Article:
By on June 8, 2009

ABT Sportsline press release: “For many years ago people used to wear their hair, even in Kempten, in styles which seem strange to us nowadays. ABT Sportsline, however, already knew how to properly “style” cars from the VW group 50 years ago. Since then the motto ‘cooler, faster, wider’ has lost none of its fascination.” None?

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24 Comments on “Ask the Best and Brightest: Were Tuner Cars Better Back in the Day?...”

  • avatar

    Tuning’s for knobs whatever age the car but Golf GTis are certainly less interesting now than when they first appeared.

  • avatar

    In terms of style? Reference the Batwing 635i… the incredible bodykits of various muscle cars in the 70’s… the incredibly huge wings of some of the 80’s cars… I’d say taste was just about as bad back then as it is now.

    Tuning itself… well, that’s something else. I’ll admit that older cars were easier to get power out of… fiddle-dee this, fiddle-dee that… anyone with a hacksaw (for the exhaust) and some spare change for new carb jets could make a heck of a lot of power quite easily… but modern-day computer tuning makes a mockery of the old-school carb-rejetting and timing-advance-by-hand you could do with old cars…

    The entry-level for tuning, sadly, is now out-of-reach for most, but the tuning itself is getting better… at least until the manufacturers shove all those direct-injection emissions-friendly new models that need a NSA-level cryptographic cypher to unlock down our throats…

  • avatar

    Depends on the day. Long ago there was better gas and less regulations in most places, today we have computers and knowledge but ethanol, emissions tests almost everywhere, and it’s now a multi billion dollar industry where tuning costs too much.

  • avatar
    John Horner

    VW’s best advertisements in modern times were the Un-pimp Your Car series. I’ll take a nicely done, factory job any day over any tuner crap.

  • avatar

    Tuning is much expensive, but the bolt ons you can get these days are amazing and the guesswork can be basically eliminated.

    I’m thinking back to when you’d do heads/cam/intake/exhaust work to a car to improve it. Now you replace a turbo, or even better just injectors and a ECU tune. Simple. On my car I can spend about 7 grand on a supercharger setup and go from 315 to over 500 hp, and the car will actually run properly! At least until the pistons and rods get tired of their job and retire to the pavement.

    It’s more costly, but it’s worth the money. Many of the cars look really good.

    ABT’s Audi victim:

    Hennessey is still in business (:|), brutal car:*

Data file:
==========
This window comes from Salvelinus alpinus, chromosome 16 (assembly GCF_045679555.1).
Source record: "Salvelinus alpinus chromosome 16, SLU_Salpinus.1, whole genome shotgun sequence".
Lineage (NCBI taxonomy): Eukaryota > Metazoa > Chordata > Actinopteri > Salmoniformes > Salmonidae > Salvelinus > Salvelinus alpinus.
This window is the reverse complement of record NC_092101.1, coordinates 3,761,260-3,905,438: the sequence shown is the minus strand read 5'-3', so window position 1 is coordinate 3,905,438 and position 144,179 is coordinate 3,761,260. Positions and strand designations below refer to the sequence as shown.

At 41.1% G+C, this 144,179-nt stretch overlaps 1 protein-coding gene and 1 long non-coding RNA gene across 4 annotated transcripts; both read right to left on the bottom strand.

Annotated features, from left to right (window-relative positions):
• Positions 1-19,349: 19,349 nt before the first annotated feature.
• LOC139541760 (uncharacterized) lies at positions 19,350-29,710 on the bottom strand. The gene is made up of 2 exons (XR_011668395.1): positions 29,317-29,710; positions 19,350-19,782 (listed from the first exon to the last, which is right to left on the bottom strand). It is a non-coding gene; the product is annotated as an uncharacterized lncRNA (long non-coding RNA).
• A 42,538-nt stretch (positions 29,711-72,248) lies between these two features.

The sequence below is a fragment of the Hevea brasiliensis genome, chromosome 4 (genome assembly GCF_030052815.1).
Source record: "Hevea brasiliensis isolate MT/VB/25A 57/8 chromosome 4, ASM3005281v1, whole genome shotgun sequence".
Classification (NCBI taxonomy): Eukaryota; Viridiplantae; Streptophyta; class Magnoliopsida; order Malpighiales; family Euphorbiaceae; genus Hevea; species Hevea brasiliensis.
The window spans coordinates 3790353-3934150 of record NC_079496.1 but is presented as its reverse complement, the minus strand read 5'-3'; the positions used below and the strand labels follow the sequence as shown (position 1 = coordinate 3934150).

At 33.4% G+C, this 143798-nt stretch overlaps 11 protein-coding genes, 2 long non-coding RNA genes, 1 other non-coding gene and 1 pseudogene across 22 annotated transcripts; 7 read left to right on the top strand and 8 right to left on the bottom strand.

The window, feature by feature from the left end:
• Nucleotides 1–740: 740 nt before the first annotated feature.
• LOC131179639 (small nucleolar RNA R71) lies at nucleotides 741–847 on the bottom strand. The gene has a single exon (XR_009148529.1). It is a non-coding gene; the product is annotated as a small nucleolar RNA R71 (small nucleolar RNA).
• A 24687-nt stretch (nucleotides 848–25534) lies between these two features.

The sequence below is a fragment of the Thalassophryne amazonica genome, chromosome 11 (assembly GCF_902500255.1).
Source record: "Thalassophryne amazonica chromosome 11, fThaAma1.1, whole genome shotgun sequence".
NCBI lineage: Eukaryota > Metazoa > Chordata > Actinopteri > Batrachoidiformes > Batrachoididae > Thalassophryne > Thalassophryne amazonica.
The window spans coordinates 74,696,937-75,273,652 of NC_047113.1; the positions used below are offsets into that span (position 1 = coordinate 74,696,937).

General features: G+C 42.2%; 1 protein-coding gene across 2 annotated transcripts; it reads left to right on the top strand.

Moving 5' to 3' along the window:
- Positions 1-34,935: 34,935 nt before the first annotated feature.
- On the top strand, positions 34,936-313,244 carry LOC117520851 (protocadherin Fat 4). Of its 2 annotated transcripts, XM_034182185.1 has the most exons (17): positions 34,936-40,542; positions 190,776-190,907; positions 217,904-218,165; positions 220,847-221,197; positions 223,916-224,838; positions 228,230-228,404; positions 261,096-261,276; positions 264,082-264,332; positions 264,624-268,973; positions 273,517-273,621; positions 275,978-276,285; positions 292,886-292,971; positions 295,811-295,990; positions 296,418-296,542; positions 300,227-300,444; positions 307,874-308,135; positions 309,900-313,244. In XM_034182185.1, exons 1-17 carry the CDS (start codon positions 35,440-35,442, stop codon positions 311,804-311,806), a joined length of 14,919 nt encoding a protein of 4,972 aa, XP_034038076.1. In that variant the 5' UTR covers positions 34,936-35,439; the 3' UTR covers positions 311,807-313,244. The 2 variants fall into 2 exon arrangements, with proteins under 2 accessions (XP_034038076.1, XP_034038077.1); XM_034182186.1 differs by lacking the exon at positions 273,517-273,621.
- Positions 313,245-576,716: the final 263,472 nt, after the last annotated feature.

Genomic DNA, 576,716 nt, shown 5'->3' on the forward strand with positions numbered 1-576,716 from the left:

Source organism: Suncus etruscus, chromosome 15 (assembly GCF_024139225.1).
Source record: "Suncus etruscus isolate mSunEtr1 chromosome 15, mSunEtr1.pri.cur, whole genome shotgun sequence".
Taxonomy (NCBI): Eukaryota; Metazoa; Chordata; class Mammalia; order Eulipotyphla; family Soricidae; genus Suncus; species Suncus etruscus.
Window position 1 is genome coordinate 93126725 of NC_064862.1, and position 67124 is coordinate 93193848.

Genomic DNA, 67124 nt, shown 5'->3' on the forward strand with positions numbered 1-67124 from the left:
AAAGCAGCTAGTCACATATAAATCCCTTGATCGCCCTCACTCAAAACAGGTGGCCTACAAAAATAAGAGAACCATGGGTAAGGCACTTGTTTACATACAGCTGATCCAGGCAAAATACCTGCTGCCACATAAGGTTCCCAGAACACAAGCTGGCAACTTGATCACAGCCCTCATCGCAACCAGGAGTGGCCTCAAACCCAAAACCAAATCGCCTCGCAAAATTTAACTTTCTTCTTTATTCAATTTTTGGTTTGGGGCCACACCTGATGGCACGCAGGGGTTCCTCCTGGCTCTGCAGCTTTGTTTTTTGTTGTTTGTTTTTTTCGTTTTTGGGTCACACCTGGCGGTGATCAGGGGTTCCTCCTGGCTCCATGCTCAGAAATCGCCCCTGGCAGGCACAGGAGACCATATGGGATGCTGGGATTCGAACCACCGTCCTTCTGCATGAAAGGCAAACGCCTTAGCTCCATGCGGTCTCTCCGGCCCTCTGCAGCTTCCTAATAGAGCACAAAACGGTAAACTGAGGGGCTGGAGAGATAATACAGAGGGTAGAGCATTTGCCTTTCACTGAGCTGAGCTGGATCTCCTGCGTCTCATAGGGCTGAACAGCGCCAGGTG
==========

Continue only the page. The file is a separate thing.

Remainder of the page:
Why did John Lingenfelter have to go?

  • avatar
    Andy D

    Some of my E 28 buddies have some nifty Hartges, Schnitzers and Alpina versions. Their low production numbers makes them very desirable. The M30 I6’s stoutness lends itself quite well to forced induction. I know a guy who has developed the plumbing needed to get 400 HP at the wheels with bolt on stuff. Stage 1 stuff is abouit 4K$.

  • avatar

    Relative to cost of cars back in 70’s & 80’s, probably about the same ratio of $ to get lots more power.
    Note: A Ford Fusion 4 cylinder engine has more hp (175) than a 1982 Camaro V8 (140).
    A 1968 Camaro 350 V8 4bbl was rated at 290HP & the 2002 Camaro was rated at 320HP. I’ve driven both & the 2002 is definitely faster and handles better overall.
    60’s or 70’s car with 2bbl – replace with intake & 4bbl made noticable power increase but not a lot. To get lotsa power, an engine rebuild with new pistons, cam, head work etc. was needed. Was always a few grand even then.
    80’s car with fuel injection – you could get a replacement chip for a few hundred, it was noticeable but again, it was a few grand to get lots of power increase. Until OBDII here in Illinois, as long as it passed tail pipe emissions test, anything goes/went.
    1996 + = OBDII & it may seem expensive but I think relative to price of the car, it may actually be cheaper. 2008 = $400 get me 3 tuner settings for a $20K+ car vs 1978 = $200 for an intake & carb to replace 2bbl on a $7K car.

    I can always tell a 60’s or 70’s car is around by the smell of unburned & partially burned gas.
    Something to be said for cleaner air.

    I very much agree with you about the supercharger almost being bolt on and working and getting emissions.

  • avatar

    My nostalgia is kicking in because I think tuner cars were much better in the past. The big reason is that you could get away with more and get a bigger bang for your buck. Nowadays you have enough of a problem fighting the obd2 computers and even then, the gains are less when you compare the (inflation adjusted) dollar for dollar modifications that were done.

  • avatar
    Rod Panhard

    For engine mods, today’s engines are far better in terms of performance, reliability and durability. Check out your power outputs per CC or cu/in on today’s engines, compared to “back in the day” engines, and there’s just no comparison. Even “tuned” engines back then could only deliver today’s numbers for a while, and then grenade themselves.

    On the other hand, today’s cars weigh a helluva lot more than “back in the day.” F’rinstance, today’s Golf weighs at least 800 pounds more than Golf 1. Granted, Golf 1 has higher NVH levels, but so what, we’re talking about an economy car.

    So I guess that’s the issue, really. One one hand, the some of the “tuner” cars of “back in the day” were economy cars, while the “sports sedans” were not battling for “luxury oriented, fashion conscious customers” like today. Back then, a 5-series shopper wasn’t cross-shopping at the Cadillac store.

    And that had an affect on the cars that got “tuned.”